Writer Charlie Kaufman is given the task of adapting a book about orchids into a movie. He struggles to find a story in the book. He has to make one up. He cleverly decides to make the movie about himself and his struggle to write the movie. With the help of his twin brother Donald (also played by Nicholas Cage) he follows the writer and the subject of the book to find out who these people really are. In the same way that Kaufman has become fascinated with his subjects, the writer of the book, Susan Orlean (Meryl Streep) has become obsessed with her subject John Laroche (Chris Cox). Susan lives a seemingly ordinary suburban life and seeks to escape this with flower thief Laroche. Laroche is no stranger to tragedy and leads a different life to Susan. He poaches orchids in Florida, runs an internet porn site, and is missing his front teeth.”

The most interesting area of this film is Kaufman’s struggle to write the movie. Kaufman uses the film as a tool to discuss writing conventions. Kaufman himself declares that he does not want to make a fantastical film about car chases, guns or characters faced by obstacles that they must overcome. He simply wants to make a film about flowers. As the film shows this is no easy task. The contrast between the neurotic Charlie Kaufman with twin brother Donald Kaufman works brilliantly. Donald Kaufman has followed his brother’s footsteps and begins to write a screenplay of his own. Donald attends regular screenwriting workshops and generally writes with conventions and stereotypes. Kaufman shows his cleverness here by showing the audience these conventions to enhance his more complex style of writing.

In Kaufman’s quest to find adventure in naturalism he still creates a line in the film where fact and fiction meet. The problem is trying to find where that line is. Even to the extent of his characters it is unclear how accurate they are. In this auto-biographical piece it is not clear what Kaufman has contrived to drive plot and what he has kept close to real life. Charlie Kaufman shows bravery in creating himself as a timid weak person and yet does not hint to the audience that his character is merely a representation and not his real persona. The heart pumping close of the film leaves the audience wondering about these small details. This is a different approach for Kaufman as the audience usually leaves the film wondering what the hell they just saw. This once again sticks to Kaufman’s new deconstructive approach to writing and it clear that Kaufman is attempting to master a much more subtle style of writing.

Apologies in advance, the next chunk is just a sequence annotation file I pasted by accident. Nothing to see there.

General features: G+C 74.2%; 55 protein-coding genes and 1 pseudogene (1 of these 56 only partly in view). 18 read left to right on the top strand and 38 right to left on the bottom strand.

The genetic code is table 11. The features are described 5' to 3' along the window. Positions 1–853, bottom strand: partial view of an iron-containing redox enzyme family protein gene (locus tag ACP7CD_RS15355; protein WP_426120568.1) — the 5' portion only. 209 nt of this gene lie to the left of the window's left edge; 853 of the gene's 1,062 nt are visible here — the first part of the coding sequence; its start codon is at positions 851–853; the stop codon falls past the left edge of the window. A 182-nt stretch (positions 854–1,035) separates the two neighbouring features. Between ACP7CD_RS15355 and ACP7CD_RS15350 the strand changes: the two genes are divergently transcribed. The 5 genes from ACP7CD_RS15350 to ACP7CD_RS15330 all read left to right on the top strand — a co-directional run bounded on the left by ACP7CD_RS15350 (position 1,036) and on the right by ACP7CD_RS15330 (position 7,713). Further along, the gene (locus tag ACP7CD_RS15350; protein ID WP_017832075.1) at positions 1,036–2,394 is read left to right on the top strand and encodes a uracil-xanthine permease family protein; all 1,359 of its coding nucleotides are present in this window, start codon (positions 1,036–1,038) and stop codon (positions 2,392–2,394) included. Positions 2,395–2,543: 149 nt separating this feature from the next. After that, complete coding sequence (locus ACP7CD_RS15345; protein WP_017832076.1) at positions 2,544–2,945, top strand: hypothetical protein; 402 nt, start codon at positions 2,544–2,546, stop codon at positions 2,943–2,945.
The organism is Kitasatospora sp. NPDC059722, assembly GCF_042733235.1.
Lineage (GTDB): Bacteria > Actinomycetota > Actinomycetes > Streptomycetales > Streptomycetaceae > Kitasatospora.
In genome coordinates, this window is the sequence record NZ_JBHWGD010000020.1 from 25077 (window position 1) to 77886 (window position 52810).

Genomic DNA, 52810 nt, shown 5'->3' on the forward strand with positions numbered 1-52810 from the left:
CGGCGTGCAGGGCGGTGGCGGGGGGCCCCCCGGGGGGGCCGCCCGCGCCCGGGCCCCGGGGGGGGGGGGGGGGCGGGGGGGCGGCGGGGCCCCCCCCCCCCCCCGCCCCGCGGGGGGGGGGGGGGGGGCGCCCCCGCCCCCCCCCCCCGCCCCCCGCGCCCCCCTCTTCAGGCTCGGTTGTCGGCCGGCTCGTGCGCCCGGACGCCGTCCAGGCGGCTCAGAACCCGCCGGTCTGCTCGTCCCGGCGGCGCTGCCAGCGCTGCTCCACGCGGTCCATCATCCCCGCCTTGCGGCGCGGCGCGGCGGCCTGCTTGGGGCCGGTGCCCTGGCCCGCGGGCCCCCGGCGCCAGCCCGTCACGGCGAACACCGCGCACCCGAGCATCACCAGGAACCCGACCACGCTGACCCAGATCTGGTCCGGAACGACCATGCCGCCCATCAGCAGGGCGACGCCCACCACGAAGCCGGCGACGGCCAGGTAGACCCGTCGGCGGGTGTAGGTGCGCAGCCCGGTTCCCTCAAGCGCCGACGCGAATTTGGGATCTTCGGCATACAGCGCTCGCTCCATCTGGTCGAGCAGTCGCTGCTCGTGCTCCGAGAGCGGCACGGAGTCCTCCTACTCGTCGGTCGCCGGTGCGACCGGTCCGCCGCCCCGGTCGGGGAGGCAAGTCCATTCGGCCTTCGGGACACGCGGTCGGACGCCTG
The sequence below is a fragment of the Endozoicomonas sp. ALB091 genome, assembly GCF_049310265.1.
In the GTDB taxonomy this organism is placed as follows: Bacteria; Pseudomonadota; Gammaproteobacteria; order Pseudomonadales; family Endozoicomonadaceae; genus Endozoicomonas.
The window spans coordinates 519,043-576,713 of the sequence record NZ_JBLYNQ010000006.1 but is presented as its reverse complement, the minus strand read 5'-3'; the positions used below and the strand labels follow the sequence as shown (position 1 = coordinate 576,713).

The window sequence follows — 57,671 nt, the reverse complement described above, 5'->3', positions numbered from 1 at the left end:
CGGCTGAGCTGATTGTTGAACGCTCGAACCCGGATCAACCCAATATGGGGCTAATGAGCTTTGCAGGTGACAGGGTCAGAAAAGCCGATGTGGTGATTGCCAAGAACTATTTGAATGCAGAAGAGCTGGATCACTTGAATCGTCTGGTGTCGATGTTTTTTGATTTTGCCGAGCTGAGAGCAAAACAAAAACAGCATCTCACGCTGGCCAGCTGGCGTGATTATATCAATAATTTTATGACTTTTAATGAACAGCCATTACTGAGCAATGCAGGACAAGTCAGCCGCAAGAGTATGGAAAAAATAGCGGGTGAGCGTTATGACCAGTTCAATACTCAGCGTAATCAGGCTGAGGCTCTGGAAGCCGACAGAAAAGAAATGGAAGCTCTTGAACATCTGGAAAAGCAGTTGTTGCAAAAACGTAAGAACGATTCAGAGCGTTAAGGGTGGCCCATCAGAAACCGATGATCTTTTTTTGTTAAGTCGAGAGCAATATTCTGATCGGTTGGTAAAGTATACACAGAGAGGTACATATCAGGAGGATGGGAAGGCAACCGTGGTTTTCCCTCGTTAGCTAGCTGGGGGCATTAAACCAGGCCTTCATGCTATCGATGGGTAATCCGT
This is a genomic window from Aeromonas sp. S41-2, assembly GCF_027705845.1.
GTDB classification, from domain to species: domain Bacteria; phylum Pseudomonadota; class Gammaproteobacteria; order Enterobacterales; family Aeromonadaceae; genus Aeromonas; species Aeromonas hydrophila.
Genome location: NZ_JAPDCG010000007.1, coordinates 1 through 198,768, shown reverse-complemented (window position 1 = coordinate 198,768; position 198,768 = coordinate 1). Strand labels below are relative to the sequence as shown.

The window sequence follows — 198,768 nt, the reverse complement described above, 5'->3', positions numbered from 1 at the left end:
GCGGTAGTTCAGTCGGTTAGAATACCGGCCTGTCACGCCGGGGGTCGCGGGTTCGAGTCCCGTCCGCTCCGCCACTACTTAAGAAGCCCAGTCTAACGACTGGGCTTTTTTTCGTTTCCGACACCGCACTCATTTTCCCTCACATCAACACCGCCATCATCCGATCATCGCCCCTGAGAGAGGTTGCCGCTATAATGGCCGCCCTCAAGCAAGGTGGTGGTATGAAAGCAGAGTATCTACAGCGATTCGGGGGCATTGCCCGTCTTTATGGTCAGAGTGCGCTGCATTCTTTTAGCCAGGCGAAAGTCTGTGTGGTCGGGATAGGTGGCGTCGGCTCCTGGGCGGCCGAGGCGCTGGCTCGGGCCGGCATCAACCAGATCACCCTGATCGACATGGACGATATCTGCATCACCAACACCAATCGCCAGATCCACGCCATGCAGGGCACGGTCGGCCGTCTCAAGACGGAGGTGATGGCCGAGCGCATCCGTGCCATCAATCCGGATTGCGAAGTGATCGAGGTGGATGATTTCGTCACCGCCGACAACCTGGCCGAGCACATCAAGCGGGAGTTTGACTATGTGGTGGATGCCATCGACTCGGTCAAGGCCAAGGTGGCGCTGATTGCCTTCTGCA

Spike Jonze’s direction doesn’t stand out but that is a good thing. It is obvious that the director has a great respect and love for Kaufman’s writing since they worked together on Being John Malkovich. Jonzes does not try anything too absurd. He works very much as a silent director and lets the characters live out the story. This is not to say that Jonze does not construct some brilliant pieces. When Laroche’s past story is revealed, Jonze’s works very simply but effectively to create a very cold but extremely naturalistic scene which will definitely shock any audience member.